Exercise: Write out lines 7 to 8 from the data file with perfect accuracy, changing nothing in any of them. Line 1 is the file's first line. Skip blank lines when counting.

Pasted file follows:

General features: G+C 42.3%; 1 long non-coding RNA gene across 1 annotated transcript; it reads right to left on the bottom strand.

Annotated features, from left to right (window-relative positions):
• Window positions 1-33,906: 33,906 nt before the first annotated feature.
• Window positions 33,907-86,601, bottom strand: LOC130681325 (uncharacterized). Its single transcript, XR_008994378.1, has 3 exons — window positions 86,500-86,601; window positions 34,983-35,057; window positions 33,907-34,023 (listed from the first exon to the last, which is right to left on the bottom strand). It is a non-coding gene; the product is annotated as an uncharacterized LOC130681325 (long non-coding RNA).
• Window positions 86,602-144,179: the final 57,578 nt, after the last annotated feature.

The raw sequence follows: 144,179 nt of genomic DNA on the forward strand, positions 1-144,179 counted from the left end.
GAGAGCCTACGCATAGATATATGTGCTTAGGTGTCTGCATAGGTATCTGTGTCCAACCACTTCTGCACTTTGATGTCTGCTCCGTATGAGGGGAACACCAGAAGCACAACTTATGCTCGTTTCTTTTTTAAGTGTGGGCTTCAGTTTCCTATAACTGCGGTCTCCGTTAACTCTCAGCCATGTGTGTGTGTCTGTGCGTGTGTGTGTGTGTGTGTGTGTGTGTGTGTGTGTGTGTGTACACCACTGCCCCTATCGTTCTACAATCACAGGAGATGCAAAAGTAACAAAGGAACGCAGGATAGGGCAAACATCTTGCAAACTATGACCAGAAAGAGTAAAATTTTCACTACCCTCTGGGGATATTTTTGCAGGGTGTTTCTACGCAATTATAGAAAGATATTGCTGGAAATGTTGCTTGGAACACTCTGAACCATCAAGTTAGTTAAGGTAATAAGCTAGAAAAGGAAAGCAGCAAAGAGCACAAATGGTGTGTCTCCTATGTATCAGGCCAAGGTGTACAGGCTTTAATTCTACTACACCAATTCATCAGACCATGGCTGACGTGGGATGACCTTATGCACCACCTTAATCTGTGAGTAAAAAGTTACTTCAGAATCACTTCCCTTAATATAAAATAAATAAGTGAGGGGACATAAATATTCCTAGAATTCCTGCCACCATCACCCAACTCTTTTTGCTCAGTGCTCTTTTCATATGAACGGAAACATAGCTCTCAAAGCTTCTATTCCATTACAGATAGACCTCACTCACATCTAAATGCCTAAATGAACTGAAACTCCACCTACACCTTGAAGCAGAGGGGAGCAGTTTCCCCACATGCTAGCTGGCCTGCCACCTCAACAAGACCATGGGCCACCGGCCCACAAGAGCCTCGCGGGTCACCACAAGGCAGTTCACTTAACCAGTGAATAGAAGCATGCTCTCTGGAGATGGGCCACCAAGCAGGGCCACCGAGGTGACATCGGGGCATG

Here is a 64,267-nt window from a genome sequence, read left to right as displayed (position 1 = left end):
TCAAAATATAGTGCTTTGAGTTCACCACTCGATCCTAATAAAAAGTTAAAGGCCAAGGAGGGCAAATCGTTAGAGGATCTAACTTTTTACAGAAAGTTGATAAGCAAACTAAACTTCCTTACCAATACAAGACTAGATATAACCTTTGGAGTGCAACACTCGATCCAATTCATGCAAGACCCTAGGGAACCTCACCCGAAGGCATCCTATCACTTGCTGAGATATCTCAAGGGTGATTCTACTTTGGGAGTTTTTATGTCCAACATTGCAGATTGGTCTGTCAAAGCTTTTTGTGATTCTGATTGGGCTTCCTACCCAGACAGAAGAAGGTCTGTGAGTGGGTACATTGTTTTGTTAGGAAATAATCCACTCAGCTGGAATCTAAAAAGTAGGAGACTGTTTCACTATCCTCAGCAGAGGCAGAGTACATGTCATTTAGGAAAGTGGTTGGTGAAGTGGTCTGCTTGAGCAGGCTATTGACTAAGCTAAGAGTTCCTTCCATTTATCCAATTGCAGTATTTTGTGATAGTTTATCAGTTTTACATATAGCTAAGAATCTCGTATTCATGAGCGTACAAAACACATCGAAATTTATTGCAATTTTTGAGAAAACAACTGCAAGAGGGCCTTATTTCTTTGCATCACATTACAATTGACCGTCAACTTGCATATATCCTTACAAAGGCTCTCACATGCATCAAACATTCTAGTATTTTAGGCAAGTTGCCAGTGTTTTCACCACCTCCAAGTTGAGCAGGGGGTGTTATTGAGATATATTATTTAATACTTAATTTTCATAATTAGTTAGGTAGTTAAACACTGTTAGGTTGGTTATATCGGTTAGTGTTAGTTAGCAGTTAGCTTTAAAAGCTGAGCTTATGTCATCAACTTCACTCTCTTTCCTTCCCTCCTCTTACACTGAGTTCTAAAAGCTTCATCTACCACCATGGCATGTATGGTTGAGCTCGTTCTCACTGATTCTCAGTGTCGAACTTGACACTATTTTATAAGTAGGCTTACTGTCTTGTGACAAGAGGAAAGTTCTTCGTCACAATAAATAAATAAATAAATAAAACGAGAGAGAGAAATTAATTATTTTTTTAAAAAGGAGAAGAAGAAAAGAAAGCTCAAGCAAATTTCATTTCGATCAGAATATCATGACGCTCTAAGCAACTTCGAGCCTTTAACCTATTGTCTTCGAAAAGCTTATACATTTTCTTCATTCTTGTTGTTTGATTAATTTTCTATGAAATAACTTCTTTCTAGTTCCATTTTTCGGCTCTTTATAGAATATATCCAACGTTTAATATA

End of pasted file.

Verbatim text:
GAGAGCCTACGCATAGATATATGTGCTTAGGTGTCTGCATAGGTATCTGTGTCCAACCACTTCTGCACTTTGATGTCTGCTCCGTATGAGGGGAACACCAGAAGCACAACTTATGCTCGTTTCTTTTTTAAGTGTGGGCTTCAGTTTCCTATAACTGCGGTCTCCGTTAACTCTCAGCCATGTGTGTGTGTCTGTGCGTGTGTGTGTGTGTGTGTGTGTGTGTGTGTGTGTGTGTGTACACCACTGCCCCTATCGTTCTACAATCACAGGAGATGCAAAAGTAACAAAGGAACGCAGGATAGGGCAAACATCTTGCAAACTATGACCAGAAAGAGTAAAATTTTCACTACCCTCTGGGGATATTTTTGCAGGGTGTTTCTACGCAATTATAGAAAGATATTGCTGGAAATGTTGCTTGGAACACTCTGAACCATCAAGTTAGTTAAGGTAATAAGCTAGAAAAGGAAAGCAGCAAAGAGCACAAATGGTGTGTCTCCTATGTATCAGGCCAAGGTGTACAGGCTTTAATTCTACTACACCAATTCATCAGACCATGGCTGACGTGGGATGACCTTATGCACCACCTTAATCTGTGAGTAAAAAGTTACTTCAGAATCACTTCCCTTAATATAAAATAAATAAGTGAGGGGACATAAATATTCCTAGAATTCCTGCCACCATCACCCAACTCTTTTTGCTCAGTGCTCTTTTCATATGAACGGAAACATAGCTCTCAAAGCTTCTATTCCATTACAGATAGACCTCACTCACATCTAAATGCCTAAATGAACTGAAACTCCACCTACACCTTGAAGCAGAGGGGAGCAGTTTCCCCACATGCTAGCTGGCCTGCCACCTCAACAAGACCATGGGCCACCGGCCCACAAGAGCCTCGCGGGTCACCACAAGGCAGTTCACTTAACCAGTGAATAGAAGCATGCTCTCTGGAGATGGGCCACCAAGCAGGGCCACCGAGGTGACATCGGGGCATG

Here is a 64,267-nt window from a genome sequence, read left to right as displayed (position 1 = left end):